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The calls from scientists were clear at the recent UN COP26 Climate Change Conference – global action to reduce greenhouse gas emissions is urgently needed to ensure a future for coral reefs.
Coral reefs host nearly 25% of marine species on our planet and provide numerous benefits to coastal communities. Keeping global warming under 1.5 degrees is crucial to keep reefs and associated species alive. But, even if warming is limited to 1.5 degrees, there are still expected losses of 70-90% of coral reefs globally.
A new approach that combines economic theory with rigorous climate modelling has given new hope by identifying 50 reefs globally that are less exposed to climate change and have the ‘least risk of failure’ in investment finance terms. These 50 reefs are now the foundation of many large conservation efforts, including the WWF’s Coral Reef Rescue Initiative, which is working across seven countries that host these climate refugia reefs to help build resilient reefs and resilient communities.
Our recently published study in Conservation Biology, led by Dr. Caitie Kuempel from the University of Queensland, took a deeper dive into the human pressures across these 50 reefs and the potential ability of countries to manage these pressures. We used a global dataset of human impacts on the marine environment spanning climate (e.g., sea surface temperature), marine-based (e.g., fishing) and land-based (e.g., fertilisers) pressures. We then looked at common approaches to managing these pressures across countries, such as marine protected areas and climate policies, to identify mismatches between levels of impact and potential management.
We found that climate contributed the most to human pressures across all 50 reefs and that there is still a continued need to manage and adapt to climate pressures. This is especially true because there is so much uncertainty about how climate change interacts with other pressures. Although the 50 reefs are termed as being less exposed to climate impacts, our findings highlight that coral reef climate refugia shouldn’t be mistaken to have climate immunity. It is still really important to focus on climate efforts in these areas.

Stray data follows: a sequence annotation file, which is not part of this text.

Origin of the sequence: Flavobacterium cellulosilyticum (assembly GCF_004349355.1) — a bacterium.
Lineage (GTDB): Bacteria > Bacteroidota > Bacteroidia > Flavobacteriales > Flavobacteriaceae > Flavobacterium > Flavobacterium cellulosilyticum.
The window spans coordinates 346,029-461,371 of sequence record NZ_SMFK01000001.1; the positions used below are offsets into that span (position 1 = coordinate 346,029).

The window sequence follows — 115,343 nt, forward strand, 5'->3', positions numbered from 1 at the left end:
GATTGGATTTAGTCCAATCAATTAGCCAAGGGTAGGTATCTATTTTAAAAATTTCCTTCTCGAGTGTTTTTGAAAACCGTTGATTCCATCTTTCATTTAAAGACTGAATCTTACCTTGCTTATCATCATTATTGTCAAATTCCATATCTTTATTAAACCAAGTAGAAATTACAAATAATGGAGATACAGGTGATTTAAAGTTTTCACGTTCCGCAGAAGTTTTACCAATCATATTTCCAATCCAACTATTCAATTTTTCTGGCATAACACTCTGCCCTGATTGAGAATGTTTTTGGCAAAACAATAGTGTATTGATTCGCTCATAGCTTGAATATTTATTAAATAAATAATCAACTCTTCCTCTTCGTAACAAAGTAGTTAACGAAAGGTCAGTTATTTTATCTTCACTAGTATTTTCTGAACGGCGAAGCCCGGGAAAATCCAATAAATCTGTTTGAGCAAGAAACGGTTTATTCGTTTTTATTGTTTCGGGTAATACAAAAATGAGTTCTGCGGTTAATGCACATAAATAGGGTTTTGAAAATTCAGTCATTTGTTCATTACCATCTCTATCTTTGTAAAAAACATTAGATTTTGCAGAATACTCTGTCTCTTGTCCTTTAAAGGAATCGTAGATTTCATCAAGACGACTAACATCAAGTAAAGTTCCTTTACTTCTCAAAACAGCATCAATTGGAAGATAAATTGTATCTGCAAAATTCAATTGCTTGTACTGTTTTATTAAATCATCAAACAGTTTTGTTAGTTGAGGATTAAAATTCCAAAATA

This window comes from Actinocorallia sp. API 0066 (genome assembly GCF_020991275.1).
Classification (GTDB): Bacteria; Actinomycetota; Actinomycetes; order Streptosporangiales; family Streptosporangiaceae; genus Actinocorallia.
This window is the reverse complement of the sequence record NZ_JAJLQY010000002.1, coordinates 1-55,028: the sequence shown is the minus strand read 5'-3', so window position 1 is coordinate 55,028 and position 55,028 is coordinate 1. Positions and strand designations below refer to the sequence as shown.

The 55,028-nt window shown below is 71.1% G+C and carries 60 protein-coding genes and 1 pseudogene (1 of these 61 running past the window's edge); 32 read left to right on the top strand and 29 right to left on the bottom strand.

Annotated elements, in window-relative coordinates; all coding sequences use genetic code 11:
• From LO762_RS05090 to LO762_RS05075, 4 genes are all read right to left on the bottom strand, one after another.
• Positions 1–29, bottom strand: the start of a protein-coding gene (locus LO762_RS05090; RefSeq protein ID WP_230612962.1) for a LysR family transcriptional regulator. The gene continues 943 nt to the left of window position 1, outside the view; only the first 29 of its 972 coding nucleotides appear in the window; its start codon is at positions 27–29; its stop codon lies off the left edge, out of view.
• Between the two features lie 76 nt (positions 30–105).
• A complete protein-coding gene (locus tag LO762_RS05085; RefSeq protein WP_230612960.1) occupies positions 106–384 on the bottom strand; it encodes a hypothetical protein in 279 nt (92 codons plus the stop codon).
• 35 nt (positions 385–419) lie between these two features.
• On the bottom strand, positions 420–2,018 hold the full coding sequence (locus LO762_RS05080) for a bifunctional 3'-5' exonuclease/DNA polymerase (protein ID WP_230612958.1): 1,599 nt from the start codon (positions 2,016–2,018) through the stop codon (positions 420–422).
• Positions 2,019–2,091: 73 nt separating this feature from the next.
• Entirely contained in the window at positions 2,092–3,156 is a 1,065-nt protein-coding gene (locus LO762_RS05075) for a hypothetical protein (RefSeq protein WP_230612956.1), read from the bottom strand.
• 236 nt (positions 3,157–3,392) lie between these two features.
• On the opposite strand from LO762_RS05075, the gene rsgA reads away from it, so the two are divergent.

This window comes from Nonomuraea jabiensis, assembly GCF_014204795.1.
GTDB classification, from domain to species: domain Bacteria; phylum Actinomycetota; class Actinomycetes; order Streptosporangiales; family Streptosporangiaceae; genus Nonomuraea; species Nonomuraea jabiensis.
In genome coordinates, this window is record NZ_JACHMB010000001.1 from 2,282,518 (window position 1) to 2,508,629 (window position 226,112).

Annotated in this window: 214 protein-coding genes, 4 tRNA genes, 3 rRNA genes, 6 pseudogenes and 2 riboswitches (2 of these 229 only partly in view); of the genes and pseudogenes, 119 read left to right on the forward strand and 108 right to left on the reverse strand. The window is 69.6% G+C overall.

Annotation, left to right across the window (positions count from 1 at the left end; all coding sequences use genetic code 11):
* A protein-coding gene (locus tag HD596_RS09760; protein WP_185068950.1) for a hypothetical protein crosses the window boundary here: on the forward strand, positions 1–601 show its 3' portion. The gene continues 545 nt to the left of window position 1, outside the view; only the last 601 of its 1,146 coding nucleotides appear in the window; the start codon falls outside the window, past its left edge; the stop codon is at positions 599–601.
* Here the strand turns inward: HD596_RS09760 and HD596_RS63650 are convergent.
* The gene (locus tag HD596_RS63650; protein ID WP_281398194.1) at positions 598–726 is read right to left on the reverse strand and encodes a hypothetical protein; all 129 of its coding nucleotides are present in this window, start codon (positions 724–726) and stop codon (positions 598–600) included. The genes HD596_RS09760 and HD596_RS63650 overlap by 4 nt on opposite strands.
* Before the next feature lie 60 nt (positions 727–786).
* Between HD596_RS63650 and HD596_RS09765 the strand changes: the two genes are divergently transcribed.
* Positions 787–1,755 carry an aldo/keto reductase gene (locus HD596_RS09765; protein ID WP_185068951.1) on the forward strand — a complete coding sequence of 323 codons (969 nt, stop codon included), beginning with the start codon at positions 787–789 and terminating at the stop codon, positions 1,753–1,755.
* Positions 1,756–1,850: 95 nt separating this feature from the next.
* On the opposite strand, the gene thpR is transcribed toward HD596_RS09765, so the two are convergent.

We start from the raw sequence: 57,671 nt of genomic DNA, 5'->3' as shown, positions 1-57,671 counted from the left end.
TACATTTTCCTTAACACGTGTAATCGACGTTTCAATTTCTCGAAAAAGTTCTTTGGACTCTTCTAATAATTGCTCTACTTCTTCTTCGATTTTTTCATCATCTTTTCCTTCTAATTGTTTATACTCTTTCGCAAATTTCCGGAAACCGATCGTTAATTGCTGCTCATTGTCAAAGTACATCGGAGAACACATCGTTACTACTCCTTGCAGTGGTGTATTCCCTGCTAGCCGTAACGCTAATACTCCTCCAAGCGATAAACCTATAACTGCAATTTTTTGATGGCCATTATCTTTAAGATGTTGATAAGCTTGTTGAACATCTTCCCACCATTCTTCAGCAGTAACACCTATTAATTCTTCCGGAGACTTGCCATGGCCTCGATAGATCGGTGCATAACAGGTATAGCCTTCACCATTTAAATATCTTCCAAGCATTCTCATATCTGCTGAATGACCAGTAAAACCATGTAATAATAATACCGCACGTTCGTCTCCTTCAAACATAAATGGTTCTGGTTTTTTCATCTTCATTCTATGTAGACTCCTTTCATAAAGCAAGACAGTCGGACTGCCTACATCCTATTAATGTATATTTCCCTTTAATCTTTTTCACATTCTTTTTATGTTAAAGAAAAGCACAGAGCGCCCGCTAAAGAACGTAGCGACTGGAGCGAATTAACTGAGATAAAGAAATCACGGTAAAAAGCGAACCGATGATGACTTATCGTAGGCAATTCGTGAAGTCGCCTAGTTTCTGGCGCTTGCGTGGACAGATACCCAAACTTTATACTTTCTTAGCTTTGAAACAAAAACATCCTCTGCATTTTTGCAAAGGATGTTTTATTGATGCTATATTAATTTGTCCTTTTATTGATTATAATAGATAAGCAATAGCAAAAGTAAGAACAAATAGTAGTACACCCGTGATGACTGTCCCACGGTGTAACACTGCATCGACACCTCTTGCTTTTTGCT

Our work also identified areas with high marine impacts relative to land impacts and vice versa – which can help determine where local actions can best be targeted. Areas with high marine impacts can focus on managing pressures such as fishing and invasive species, whereas places with both high marine and land impacts will require a much more integrated approach across the land and sea. The study also found countries that have high impacts but low management potential, which may be areas to focus on bolstering policy efforts. However, generally, we found that there were no strong relationships between levels of impact and management potential.
To best manage these reefs we need to understand the main threats contributing to their decline, what actions are being taken, and how effective those actions are for mitigating impacts. Many studies focus on threats, but linking management actions with threats gives us a much better picture of gaps and actions we can invest in to protect the future of reefs in the face of climate change.
The findings of our study will help organisations like WWF develop strategies for on-the-ground management and policies in these areas, in collaboration with local communities and partners.
Researchers from the University of Queensland, University of British Columbia, Griffith University, Boston University, and the World Wildlife Fund contributed to this study.
You can follow Alyssa Giffen here: @AlyssaGiffin
You can follow Dr Caitie Kuempel on Twitter here: @cdkuempel
You can follow the Coral Reef Rescue Initiative here: @CoralRescue